Friday, February 6, 2015

Great War Centennial, Popular Culture, Sony Pictures, and the Legacy of Our Forgotten Heroes





I begin by apologizing in advance for breaking my rule of keeping this blog of mine focused entirely on my hobby and various historical topics, however a certain serendipity of events compels me to do so this once, as I regard the topic to be of too great an importance for me to remain silent on the matter.

I was recently contacted by the nonprofit organization Color of Change asking me to sign a petition directed at Sony Pictures calling for the firing of studio head Amy Pascal in light of revelations of Pascal's appallingly racist beliefs exposed in her e-mails made public by hackers.  While I do not condone hacking in principle as it is a grievous violation of privacy even on a good day, the exposure of Pascal's disgustingly self evident racism was simply too egregious for me to feel much sympathy for her being the victim of such an event. As a consequence and given both the gravity of Pascal's comments and her level of authority within one of the largest corporate media entities on the planet, I felt compelled to add the following comment to my signature on the ColorofChange.org petition to Sony Pictures:




"Amy Pascal has demonstrated through her comments and correspondence that she is an American willfully ignorant of our nation's history, and willfully disrespectful of and ambivalent to the service of many tens of thousands of Black Americans in our Armed Forces in harm's way as I write this comment. 

Ms. Pascal's despicable lack of respect and frankly wretched lack of awareness of this irrefutable reality demonstrates a gross lack of fitness on her part to serve in any capacity of responsibility public or private sector alike. 

Ms. Pascal has demonstrated that she is either unaware of or simply dismissive of the fact that many hundreds of thousands of Black Americans have served in every war our nation has been engaged in since our War of Independence, and many tens of thousands of them having given their lives in defense of our nation. 

Ms. Pascal has through her racist, willfully ignorant correspondence and pathetically tone deaf responses to the all too predictable outrage of Americans of every ethnicity and faith over her revealed comments shown she has either no knowledge of or a gross disregard for the history of service of the Black American veterans of the 332nd Fighter Group, the 761st Tank Battalion, the 369th Infantry, the 371st Infantry, the 372nd Infantry, and the 54th Massachusetts Regiment just to name a handful of the Black American combat units that served so gallantly in our nation's defense.

Amy Pascal has demonstrated that she cares not one whit for the heroism of Corporal Freddie Stowers or Sgt. Henry Johnson during the First World War. She has shown she has no respect or regard for their memories, nor the memories of Staff Sgt. Ruben Rivers or Private George Watson, who gave their lives in the service of their country, sacrificing themselves to save the lives of their comrades.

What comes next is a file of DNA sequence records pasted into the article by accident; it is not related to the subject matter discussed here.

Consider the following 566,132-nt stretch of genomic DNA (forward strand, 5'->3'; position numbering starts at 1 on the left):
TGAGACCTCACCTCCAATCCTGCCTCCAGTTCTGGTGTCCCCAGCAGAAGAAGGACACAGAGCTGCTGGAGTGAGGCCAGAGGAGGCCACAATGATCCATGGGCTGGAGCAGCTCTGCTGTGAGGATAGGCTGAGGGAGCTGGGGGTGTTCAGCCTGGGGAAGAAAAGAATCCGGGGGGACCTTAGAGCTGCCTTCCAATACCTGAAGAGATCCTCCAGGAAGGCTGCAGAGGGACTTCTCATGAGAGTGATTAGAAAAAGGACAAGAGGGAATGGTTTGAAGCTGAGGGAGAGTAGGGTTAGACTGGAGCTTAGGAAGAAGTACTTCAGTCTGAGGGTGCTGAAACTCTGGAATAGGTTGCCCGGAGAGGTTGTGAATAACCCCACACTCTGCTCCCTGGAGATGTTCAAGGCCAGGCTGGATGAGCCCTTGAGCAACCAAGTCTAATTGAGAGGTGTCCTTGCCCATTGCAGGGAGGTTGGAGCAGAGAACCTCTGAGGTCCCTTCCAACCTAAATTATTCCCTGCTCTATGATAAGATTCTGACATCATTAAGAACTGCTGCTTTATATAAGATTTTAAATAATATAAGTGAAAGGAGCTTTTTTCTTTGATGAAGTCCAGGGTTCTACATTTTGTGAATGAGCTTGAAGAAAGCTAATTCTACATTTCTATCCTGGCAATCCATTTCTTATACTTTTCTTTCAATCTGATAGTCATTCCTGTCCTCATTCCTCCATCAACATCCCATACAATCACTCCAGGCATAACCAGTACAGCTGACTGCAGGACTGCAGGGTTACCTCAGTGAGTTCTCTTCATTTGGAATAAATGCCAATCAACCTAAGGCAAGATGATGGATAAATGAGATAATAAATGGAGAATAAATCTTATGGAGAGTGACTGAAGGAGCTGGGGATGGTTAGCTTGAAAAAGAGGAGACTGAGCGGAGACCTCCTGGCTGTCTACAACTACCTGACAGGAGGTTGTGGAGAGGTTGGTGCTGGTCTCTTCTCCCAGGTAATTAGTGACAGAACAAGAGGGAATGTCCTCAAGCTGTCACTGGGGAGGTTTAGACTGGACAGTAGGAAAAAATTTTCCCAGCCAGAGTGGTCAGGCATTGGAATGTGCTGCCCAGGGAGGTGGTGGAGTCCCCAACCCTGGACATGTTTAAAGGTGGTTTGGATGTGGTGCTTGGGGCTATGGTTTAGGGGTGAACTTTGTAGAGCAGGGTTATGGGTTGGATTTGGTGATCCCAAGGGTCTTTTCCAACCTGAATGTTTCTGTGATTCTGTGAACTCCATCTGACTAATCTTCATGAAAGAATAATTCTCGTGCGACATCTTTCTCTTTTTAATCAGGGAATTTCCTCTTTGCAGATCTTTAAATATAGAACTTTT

Amy Pascal has shown she cares not one whit for the heroism and sacrifices of men like 1st Lt. Charles L. Thomas, who suffered grievous wounds while commanding his gun battery under fire, yet continued to lead his men in an exemplary fashion until he was overcome by blood loss. She has shown that she has no respect for the heroism and sacrifice of 1st Lt. John R. Fox, who gave his life in the struggle to liberate Europe from Nazi occupation. Lt. Fox singlehandedly held back a German attack to enable his unit to escape being overrun and wiped out by a superior enemy force, remaining in a second floor observation post directing artillery fire on the attacking Germans. Lt. Fox single-handedly accounted for circa 100 German soldiers, and saved his comrades from death or capture at the cost of his own life.

These are just a few of the Black Americans Amy Pascal has demonstrated she holds in such utter contempt. Now that Amy Pascal has stepped down, the question is begged, does the leadership of Sony Pictures share her contempt for these brave Americans who risked their lives in defense of our nation, many at the cost of their own lives, or not?

The actions of the leadership of Sony Pictures will answer this question. I for one speaking as a military historian and educator am fully aware that this is the centennial of the First World War. I am also as an avid filmgoer fully aware that to date no feature length motion picture depiction of the sacrifices and gallantry of the Black American doughboys who served with extraordinary courage and determination on the Western Front during the First World War has ever been made. 

This means that to date while the world may yet remember the story of Corporal Alvin York thanks to Gary Cooper's depiction of him in the film Sgt. York, we have no movie depicting the heroism, leadership by example, and battlefield skill of Henry Johnson or Freddie Stowers. While we have movies representing the valor of the Lost Battalion (The Lost Battalion) or the exploits of the Lafayette Escadrille (Flyboys). we have no film to date dramatizing the life and adventures of Eugene Bullard or the tremendous endurance and courage of the men of the 371st and 372nd "Red Hands."